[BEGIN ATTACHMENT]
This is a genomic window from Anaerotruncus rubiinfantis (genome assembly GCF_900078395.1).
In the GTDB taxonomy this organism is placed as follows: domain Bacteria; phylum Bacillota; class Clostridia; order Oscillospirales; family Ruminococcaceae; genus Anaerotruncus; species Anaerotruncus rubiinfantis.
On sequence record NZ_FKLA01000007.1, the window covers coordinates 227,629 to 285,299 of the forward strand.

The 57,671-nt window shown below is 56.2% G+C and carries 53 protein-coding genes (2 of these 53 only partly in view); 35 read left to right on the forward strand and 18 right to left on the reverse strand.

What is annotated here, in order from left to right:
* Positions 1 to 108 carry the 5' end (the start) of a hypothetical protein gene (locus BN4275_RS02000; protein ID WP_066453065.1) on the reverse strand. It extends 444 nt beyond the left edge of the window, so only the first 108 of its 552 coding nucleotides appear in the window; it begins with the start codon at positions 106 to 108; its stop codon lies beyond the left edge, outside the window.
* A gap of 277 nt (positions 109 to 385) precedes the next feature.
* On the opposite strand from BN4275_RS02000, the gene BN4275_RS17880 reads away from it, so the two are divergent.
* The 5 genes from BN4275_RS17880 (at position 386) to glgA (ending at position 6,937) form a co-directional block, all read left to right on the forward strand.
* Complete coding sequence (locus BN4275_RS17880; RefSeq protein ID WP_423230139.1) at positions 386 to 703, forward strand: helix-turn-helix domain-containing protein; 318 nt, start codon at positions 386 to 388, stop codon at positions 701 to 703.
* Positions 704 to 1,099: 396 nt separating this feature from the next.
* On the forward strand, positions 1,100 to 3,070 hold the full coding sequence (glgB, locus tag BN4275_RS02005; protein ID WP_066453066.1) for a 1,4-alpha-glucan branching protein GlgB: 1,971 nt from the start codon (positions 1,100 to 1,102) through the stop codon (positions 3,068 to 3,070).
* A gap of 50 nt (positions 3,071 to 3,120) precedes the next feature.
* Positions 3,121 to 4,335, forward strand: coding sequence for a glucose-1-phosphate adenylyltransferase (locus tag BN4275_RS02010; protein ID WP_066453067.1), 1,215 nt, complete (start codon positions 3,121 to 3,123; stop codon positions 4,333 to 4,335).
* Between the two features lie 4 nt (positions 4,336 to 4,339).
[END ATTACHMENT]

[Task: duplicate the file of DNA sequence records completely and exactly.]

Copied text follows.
This is a genomic window from Anaerotruncus rubiinfantis (genome assembly GCF_900078395.1).
In the GTDB taxonomy this organism is placed as follows: domain Bacteria; phylum Bacillota; class Clostridia; order Oscillospirales; family Ruminococcaceae; genus Anaerotruncus; species Anaerotruncus rubiinfantis.
On sequence record NZ_FKLA01000007.1, the window covers coordinates 227,629 to 285,299 of the forward strand.

The 57,671-nt window shown below is 56.2% G+C and carries 53 protein-coding genes (2 of these 53 only partly in view); 35 read left to right on the forward strand and 18 right to left on the reverse strand.

What is annotated here, in order from left to right:
* Positions 1 to 108 carry the 5' end (the start) of a hypothetical protein gene (locus BN4275_RS02000; protein ID WP_066453065.1) on the reverse strand. It extends 444 nt beyond the left edge of the window, so only the first 108 of its 552 coding nucleotides appear in the window; it begins with the start codon at positions 106 to 108; its stop codon lies beyond the left edge, outside the window.
* A gap of 277 nt (positions 109 to 385) precedes the next feature.
* On the opposite strand from BN4275_RS02000, the gene BN4275_RS17880 reads away from it, so the two are divergent.
* The 5 genes from BN4275_RS17880 (at position 386) to glgA (ending at position 6,937) form a co-directional block, all read left to right on the forward strand.
* Complete coding sequence (locus BN4275_RS17880; RefSeq protein ID WP_423230139.1) at positions 386 to 703, forward strand: helix-turn-helix domain-containing protein; 318 nt, start codon at positions 386 to 388, stop codon at positions 701 to 703.
* Positions 704 to 1,099: 396 nt separating this feature from the next.
* On the forward strand, positions 1,100 to 3,070 hold the full coding sequence (glgB, locus tag BN4275_RS02005; protein ID WP_066453066.1) for a 1,4-alpha-glucan branching protein GlgB: 1,971 nt from the start codon (positions 1,100 to 1,102) through the stop codon (positions 3,068 to 3,070).
* A gap of 50 nt (positions 3,071 to 3,120) precedes the next feature.
* Positions 3,121 to 4,335, forward strand: coding sequence for a glucose-1-phosphate adenylyltransferase (locus tag BN4275_RS02010; protein ID WP_066453067.1), 1,215 nt, complete (start codon positions 3,121 to 3,123; stop codon positions 4,333 to 4,335).
* Between the two features lie 4 nt (positions 4,336 to 4,339).